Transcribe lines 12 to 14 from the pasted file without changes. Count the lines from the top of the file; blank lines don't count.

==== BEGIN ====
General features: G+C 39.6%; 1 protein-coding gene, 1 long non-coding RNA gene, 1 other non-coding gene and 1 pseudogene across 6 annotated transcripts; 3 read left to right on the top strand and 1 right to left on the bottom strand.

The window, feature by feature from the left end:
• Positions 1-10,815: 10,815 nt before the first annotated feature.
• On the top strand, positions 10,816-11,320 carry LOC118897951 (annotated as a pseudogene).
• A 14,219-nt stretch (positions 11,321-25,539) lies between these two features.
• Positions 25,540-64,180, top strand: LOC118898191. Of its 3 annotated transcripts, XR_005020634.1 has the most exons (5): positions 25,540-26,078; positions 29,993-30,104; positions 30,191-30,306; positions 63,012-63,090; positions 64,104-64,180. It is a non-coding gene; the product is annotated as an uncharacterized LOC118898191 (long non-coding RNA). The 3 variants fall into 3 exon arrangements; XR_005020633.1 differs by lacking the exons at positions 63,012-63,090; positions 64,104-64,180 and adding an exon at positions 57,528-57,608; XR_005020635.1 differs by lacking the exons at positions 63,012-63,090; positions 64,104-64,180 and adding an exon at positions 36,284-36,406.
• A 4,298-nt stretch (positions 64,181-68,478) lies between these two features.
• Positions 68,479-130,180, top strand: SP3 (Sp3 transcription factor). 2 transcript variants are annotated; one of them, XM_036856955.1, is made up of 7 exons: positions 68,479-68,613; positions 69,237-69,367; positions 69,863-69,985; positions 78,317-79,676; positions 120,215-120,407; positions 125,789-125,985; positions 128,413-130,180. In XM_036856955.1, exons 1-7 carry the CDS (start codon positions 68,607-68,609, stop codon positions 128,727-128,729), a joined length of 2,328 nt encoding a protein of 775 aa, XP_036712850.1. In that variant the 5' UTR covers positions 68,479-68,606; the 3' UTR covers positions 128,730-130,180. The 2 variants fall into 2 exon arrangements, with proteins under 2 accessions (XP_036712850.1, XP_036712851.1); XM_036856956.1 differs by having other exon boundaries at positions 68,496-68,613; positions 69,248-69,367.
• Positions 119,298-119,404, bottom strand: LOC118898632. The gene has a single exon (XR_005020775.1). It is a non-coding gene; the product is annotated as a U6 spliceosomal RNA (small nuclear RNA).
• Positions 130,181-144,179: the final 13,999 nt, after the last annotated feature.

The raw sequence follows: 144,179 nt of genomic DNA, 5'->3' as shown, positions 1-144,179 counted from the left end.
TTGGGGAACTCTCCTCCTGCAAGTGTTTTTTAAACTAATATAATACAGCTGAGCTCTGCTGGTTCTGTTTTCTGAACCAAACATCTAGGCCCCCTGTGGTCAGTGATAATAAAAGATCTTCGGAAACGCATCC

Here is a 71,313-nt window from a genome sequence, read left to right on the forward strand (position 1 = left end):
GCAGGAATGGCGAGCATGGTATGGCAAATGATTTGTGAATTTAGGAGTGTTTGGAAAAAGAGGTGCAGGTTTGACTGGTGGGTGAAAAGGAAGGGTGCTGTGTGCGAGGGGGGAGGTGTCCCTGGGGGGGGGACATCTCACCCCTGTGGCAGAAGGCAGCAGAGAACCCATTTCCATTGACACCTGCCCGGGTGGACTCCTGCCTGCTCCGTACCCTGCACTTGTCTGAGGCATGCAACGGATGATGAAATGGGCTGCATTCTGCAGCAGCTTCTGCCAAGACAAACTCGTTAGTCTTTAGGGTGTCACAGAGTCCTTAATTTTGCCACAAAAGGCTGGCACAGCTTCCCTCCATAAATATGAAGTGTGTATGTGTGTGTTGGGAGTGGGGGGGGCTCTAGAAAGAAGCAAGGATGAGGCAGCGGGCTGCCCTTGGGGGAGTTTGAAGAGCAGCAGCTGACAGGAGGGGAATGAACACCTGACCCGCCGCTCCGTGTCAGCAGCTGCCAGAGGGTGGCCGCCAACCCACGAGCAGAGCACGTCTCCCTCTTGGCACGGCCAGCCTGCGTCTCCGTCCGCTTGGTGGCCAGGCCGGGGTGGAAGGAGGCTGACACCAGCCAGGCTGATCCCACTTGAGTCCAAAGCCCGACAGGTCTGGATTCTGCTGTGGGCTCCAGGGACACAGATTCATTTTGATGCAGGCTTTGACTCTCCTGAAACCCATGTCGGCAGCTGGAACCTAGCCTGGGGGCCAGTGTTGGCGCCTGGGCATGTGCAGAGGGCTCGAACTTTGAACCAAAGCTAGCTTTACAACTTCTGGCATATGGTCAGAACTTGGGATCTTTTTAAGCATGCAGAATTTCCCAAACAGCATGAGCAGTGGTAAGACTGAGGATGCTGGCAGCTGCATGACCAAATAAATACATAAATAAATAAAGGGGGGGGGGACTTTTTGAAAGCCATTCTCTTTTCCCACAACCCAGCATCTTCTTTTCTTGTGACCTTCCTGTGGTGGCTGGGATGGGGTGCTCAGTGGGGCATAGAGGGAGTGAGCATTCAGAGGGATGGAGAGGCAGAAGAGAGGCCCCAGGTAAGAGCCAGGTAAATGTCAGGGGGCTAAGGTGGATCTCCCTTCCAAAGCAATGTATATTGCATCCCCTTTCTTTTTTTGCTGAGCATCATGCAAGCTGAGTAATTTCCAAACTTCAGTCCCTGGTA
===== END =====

TTGGGGAACTCTCCTCCTGCAAGTGTTTTTTAAACTAATATAATACAGCTGAGCTCTGCTGGTTCTGTTTTCTGAACCAAACATCTAGGCCCCCTGTGGTCAGTGATAATAAAAGATCTTCGGAAACGCATCC

Here is a 71,313-nt window from a genome sequence, read left to right on the forward strand (position 1 = left end):
GCAGGAATGGCGAGCATGGTATGGCAAATGATTTGTGAATTTAGGAGTGTTTGGAAAAAGAGGTGCAGGTTTGACTGGTGGGTGAAAAGGAAGGGTGCTGTGTGCGAGGGGGGAGGTGTCCCTGGGGGGGGGACATCTCACCCCTGTGGCAGAAGGCAGCAGAGAACCCATTTCCATTGACACCTGCCCGGGTGGACTCCTGCCTGCTCCGTACCCTGCACTTGTCTGAGGCATGCAACGGATGATGAAATGGGCTGCATTCTGCAGCAGCTTCTGCCAAGACAAACTCGTTAGTCTTTAGGGTGTCACAGAGTCCTTAATTTTGCCACAAAAGGCTGGCACAGCTTCCCTCCATAAATATGAAGTGTGTATGTGTGTGTTGGGAGTGGGGGGGGCTCTAGAAAGAAGCAAGGATGAGGCAGCGGGCTGCCCTTGGGGGAGTTTGAAGAGCAGCAGCTGACAGGAGGGGAATGAACACCTGACCCGCCGCTCCGTGTCAGCAGCTGCCAGAGGGTGGCCGCCAACCCACGAGCAGAGCACGTCTCCCTCTTGGCACGGCCAGCCTGCGTCTCCGTCCGCTTGGTGGCCAGGCCGGGGTGGAAGGAGGCTGACACCAGCCAGGCTGATCCCACTTGAGTCCAAAGCCCGACAGGTCTGGATTCTGCTGTGGGCTCCAGGGACACAGATTCATTTTGATGCAGGCTTTGACTCTCCTGAAACCCATGTCGGCAGCTGGAACCTAGCCTGGGGGCCAGTGTTGGCGCCTGGGCATGTGCAGAGGGCTCGAACTTTGAACCAAAGCTAGCTTTACAACTTCTGGCATATGGTCAGAACTTGGGATCTTTTTAAGCATGCAGAATTTCCCAAACAGCATGAGCAGTGGTAAGACTGAGGATGCTGGCAGCTGCATGACCAAATAAATACATAAATAAATAAAGGGGGGGGGGACTTTTTGAAAGCCATTCTCTTTTCCCACAACCCAGCATCTTCTTTTCTTGTGACCTTCCTGTGGTGGCTGGGATGGGGTGCTCAGTGGGGCATAGAGGGAGTGAGCATTCAGAGGGATGGAGAGGCAGAAGAGAGGCCCCAGGTAAGAGCCAGGTAAATGTCAGGGGGCTAAGGTGGATCTCCCTTCCAAAGCAATGTATATTGCATCCCCTTTCTTTTTTTGCTGAGCATCATGCAAGCTGAGTAATTTCCAAACTTCAGTCCCTGGTA